Jury trials, both civil and criminal, have been on the decline for a while. In Jury Trials Vanish, and Justice is Served, Benjamin Weiser takes a close look at how this trend has impacted courts in the Southern District of New York. Weiser notes that the Southern District held only 50 criminal jury trials in 2015, the lowest number of criminal trials since 2004.
One of the reasons cited for the decline in the number of trials is the sentencing guidelines.
Legal experts attribute the decline primarily to the advent of the congressional sentencing guidelines and the increases use of mandatory minimum sentences, which transferred power to prosecutors, and discouraged defendants from going to trial, where, if convicted, they might face harsher sentences.
In 2014, the Hon. Jed S. Rakoff of the Southern District of New York wrote Why Innocent People Plead Guilty, an article about the practice of plea bargaining in the United States. The concern is always that innocent people will plead guilty, for a variety of reasons, in order to avoid a trial. There are no accurate statistics for how often this happens.
The few criminologists who have thus far investigated the phenomenon estimate that the overall rate for convicted felons as a whole is between 2 percent and 8 percent. The size of that range suggests the imperfection of the data; but let us suppose that it is even lower, say, no more than 1 percent. When you recall that, of the 2.2 million Americans in prison, over 2 million are there because of plea bargains, we are then talking about an estimated 20,000 persons, or more, who are in prison for crimes to which they pleaded guilty but did not in fact commit.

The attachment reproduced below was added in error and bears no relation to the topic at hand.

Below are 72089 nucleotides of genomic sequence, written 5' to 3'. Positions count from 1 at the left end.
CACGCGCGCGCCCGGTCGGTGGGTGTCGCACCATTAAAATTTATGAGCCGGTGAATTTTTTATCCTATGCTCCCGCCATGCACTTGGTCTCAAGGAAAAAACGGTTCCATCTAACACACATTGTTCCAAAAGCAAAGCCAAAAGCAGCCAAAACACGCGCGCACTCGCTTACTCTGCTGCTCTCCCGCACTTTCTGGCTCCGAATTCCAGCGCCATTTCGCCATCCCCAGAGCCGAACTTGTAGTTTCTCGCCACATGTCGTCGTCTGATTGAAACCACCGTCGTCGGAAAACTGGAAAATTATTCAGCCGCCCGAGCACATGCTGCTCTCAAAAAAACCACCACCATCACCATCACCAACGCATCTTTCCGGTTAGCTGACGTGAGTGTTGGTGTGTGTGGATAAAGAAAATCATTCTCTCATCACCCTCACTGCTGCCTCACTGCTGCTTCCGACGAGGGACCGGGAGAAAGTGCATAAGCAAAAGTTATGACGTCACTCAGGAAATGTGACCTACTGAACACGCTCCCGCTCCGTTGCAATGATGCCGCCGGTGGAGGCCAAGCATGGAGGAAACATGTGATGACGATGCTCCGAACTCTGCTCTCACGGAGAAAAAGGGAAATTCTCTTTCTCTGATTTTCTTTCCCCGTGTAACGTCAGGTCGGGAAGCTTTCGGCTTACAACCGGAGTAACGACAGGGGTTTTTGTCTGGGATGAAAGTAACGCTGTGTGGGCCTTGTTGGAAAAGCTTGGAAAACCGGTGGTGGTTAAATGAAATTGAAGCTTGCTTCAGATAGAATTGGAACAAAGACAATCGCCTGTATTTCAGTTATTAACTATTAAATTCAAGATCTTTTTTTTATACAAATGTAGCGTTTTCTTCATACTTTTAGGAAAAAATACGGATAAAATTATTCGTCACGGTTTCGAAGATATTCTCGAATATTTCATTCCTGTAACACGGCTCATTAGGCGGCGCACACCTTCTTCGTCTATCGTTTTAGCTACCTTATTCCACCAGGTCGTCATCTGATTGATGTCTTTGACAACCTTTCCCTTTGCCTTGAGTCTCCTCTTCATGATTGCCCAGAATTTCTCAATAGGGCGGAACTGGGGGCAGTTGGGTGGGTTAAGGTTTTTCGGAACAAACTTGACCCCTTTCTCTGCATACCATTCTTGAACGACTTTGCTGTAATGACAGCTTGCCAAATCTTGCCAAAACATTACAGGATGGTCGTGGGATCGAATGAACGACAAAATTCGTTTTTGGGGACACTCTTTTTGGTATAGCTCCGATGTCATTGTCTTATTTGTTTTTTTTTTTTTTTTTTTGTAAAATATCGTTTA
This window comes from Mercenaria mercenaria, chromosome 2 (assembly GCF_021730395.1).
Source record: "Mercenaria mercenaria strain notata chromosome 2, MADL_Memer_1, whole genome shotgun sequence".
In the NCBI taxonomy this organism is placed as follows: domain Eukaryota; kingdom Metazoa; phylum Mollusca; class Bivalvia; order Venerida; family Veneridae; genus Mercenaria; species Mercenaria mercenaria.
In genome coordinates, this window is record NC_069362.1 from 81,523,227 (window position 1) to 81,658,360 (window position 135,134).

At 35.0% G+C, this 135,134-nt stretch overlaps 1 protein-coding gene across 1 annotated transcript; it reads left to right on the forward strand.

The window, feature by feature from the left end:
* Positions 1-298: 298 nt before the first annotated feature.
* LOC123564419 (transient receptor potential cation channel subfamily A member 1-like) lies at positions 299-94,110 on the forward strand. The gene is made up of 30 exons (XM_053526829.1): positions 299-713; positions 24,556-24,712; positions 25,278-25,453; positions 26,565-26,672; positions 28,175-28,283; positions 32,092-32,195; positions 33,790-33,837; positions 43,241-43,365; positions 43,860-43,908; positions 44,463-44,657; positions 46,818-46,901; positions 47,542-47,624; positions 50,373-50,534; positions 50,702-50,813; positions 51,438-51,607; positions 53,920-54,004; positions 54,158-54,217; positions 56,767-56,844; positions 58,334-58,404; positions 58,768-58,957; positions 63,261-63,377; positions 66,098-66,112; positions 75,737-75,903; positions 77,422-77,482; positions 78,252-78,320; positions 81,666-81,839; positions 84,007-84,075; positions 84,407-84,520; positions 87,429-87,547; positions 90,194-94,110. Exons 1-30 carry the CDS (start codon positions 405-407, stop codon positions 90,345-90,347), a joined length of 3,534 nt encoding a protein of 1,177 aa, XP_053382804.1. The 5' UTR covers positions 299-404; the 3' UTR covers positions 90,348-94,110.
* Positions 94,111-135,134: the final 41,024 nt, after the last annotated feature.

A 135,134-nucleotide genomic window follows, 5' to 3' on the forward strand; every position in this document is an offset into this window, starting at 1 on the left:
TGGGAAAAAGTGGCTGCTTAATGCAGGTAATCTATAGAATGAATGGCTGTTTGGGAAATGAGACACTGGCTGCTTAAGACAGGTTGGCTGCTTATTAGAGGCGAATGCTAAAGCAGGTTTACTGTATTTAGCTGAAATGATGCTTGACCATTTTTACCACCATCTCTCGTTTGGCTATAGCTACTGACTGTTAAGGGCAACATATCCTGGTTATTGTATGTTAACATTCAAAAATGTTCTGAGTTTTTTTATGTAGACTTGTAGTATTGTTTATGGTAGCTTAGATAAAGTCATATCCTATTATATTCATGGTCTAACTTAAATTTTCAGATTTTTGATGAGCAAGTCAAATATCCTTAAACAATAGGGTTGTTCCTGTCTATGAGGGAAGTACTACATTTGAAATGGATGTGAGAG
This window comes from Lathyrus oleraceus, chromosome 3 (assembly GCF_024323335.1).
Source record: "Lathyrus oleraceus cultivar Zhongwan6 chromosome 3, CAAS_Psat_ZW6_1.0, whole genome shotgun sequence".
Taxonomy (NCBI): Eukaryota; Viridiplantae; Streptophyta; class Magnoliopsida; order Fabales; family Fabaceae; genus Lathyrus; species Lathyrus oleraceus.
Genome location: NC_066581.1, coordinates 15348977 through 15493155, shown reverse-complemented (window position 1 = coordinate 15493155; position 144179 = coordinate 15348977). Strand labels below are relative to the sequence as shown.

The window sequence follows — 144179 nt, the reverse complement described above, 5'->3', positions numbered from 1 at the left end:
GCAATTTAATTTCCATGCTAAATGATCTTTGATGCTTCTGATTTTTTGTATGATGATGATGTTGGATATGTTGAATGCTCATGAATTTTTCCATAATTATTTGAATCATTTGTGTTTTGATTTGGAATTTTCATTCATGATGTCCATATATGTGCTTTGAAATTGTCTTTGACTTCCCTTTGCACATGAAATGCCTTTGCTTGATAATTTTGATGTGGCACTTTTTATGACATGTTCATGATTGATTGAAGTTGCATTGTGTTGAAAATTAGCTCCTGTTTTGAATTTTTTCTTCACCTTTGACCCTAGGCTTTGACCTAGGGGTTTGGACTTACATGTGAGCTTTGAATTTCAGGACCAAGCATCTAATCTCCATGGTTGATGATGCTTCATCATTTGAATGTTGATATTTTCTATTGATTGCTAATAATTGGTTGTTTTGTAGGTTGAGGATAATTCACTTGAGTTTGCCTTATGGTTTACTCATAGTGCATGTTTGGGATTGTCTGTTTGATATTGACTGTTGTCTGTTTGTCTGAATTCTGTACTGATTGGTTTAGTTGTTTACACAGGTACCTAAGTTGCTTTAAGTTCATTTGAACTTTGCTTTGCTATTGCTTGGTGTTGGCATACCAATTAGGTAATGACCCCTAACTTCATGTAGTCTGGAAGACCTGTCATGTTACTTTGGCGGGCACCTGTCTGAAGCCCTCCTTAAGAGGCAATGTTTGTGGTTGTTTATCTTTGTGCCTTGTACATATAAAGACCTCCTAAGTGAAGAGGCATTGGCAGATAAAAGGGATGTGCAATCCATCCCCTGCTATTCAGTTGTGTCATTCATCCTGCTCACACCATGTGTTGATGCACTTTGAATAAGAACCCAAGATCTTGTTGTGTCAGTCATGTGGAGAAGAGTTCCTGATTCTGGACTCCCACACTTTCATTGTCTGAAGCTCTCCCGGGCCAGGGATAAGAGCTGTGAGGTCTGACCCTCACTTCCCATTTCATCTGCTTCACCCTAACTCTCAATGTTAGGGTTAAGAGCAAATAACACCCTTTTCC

As Judge Rakoff observes, that there does not seem to be the political will to eliminate mandatory minimum sentencing guidelines. Rakoff suggests that an alternate approach to the problem might be to involve judges in the plea bargaining process. He notes that this is prohibited in the federal courts, but suggests a system whereby the use of magistrates or special masters could enable the plea discussion to take place without involving the judge who would be assigned to the case.